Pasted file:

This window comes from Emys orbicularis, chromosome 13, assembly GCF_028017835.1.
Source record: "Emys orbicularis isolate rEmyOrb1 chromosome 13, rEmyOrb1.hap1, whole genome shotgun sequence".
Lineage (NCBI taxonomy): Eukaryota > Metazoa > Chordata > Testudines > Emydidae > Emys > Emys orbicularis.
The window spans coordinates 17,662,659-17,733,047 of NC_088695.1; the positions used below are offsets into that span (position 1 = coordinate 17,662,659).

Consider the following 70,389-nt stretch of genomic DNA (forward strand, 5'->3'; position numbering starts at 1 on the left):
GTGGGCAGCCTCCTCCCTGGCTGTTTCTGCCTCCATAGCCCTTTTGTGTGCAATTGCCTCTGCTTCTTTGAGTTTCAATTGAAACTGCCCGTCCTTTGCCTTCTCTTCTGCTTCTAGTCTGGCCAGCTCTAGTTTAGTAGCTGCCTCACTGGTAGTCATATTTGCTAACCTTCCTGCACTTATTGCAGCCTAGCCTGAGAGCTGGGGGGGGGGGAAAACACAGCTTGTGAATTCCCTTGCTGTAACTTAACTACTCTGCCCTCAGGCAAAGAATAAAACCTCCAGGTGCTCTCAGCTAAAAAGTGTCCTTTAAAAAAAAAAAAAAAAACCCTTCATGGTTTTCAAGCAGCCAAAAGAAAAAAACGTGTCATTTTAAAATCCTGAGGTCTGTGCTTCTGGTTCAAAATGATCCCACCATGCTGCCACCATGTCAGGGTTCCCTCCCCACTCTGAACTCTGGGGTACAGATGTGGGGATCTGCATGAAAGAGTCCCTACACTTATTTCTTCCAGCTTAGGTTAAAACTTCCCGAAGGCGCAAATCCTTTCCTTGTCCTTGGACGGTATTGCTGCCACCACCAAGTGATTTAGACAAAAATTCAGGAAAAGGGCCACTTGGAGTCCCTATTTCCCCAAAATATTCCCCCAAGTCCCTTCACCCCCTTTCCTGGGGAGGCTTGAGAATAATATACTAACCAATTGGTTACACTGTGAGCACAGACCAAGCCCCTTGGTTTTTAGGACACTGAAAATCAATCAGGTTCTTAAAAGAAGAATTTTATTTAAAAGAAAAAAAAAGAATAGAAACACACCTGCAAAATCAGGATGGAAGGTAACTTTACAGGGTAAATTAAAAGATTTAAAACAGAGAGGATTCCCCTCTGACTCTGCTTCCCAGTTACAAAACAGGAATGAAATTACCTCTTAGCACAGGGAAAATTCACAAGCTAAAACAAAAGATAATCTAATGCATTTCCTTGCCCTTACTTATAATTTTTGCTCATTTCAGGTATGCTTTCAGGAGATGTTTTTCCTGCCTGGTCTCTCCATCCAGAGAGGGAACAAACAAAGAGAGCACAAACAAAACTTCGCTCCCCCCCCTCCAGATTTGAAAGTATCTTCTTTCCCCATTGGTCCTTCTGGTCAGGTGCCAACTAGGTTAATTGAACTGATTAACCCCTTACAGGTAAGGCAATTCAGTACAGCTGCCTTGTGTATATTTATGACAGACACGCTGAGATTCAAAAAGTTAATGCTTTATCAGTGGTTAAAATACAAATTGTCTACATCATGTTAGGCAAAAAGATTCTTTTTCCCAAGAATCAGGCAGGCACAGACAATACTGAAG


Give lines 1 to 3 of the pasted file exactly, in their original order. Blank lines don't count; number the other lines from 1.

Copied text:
This window comes from Emys orbicularis, chromosome 13, assembly GCF_028017835.1.
Source record: "Emys orbicularis isolate rEmyOrb1 chromosome 13, rEmyOrb1.hap1, whole genome shotgun sequence".
Lineage (NCBI taxonomy): Eukaryota > Metazoa > Chordata > Testudines > Emydidae > Emys > Emys orbicularis.